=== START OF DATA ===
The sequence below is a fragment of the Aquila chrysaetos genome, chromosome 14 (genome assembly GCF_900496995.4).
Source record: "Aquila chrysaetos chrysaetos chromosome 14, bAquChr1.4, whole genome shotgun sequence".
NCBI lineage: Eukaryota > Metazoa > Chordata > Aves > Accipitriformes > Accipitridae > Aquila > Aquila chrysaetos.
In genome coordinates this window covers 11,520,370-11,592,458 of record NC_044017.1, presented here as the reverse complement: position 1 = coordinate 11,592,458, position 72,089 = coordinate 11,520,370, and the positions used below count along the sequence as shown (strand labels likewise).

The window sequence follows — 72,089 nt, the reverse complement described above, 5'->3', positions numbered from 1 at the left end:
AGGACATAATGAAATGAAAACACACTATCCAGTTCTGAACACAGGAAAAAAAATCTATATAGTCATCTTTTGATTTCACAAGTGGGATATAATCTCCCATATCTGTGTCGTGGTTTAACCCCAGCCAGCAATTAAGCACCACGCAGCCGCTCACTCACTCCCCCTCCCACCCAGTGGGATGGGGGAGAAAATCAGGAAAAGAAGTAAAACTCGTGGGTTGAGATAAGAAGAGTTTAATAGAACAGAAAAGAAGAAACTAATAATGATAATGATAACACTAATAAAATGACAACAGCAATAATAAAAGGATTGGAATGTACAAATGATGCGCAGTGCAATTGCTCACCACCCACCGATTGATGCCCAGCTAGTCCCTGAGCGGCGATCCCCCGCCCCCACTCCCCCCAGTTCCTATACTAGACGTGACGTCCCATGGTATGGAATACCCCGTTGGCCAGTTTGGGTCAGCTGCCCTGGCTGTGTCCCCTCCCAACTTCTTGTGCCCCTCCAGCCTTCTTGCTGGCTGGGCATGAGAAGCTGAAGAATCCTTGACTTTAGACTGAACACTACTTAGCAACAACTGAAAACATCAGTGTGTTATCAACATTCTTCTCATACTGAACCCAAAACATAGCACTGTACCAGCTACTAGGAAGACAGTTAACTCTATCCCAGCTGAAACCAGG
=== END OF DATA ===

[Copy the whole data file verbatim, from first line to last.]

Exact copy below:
The sequence below is a fragment of the Aquila chrysaetos genome, chromosome 14 (genome assembly GCF_900496995.4).
Source record: "Aquila chrysaetos chrysaetos chromosome 14, bAquChr1.4, whole genome shotgun sequence".
NCBI lineage: Eukaryota > Metazoa > Chordata > Aves > Accipitriformes > Accipitridae > Aquila > Aquila chrysaetos.
In genome coordinates this window covers 11,520,370-11,592,458 of record NC_044017.1, presented here as the reverse complement: position 1 = coordinate 11,592,458, position 72,089 = coordinate 11,520,370, and the positions used below count along the sequence as shown (strand labels likewise).

The window sequence follows — 72,089 nt, the reverse complement described above, 5'->3', positions numbered from 1 at the left end:
AGGACATAATGAAATGAAAACACACTATCCAGTTCTGAACACAGGAAAAAAAATCTATATAGTCATCTTTTGATTTCACAAGTGGGATATAATCTCCCATATCTGTGTCGTGGTTTAACCCCAGCCAGCAATTAAGCACCACGCAGCCGCTCACTCACTCCCCCTCCCACCCAGTGGGATGGGGGAGAAAATCAGGAAAAGAAGTAAAACTCGTGGGTTGAGATAAGAAGAGTTTAATAGAACAGAAAAGAAGAAACTAATAATGATAATGATAACACTAATAAAATGACAACAGCAATAATAAAAGGATTGGAATGTACAAATGATGCGCAGTGCAATTGCTCACCACCCACCGATTGATGCCCAGCTAGTCCCTGAGCGGCGATCCCCCGCCCCCACTCCCCCCAGTTCCTATACTAGACGTGACGTCCCATGGTATGGAATACCCCGTTGGCCAGTTTGGGTCAGCTGCCCTGGCTGTGTCCCCTCCCAACTTCTTGTGCCCCTCCAGCCTTCTTGCTGGCTGGGCATGAGAAGCTGAAGAATCCTTGACTTTAGACTGAACACTACTTAGCAACAACTGAAAACATCAGTGTGTTATCAACATTCTTCTCATACTGAACCCAAAACATAGCACTGTACCAGCTACTAGGAAGACAGTTAACTCTATCCCAGCTGAAACCAGG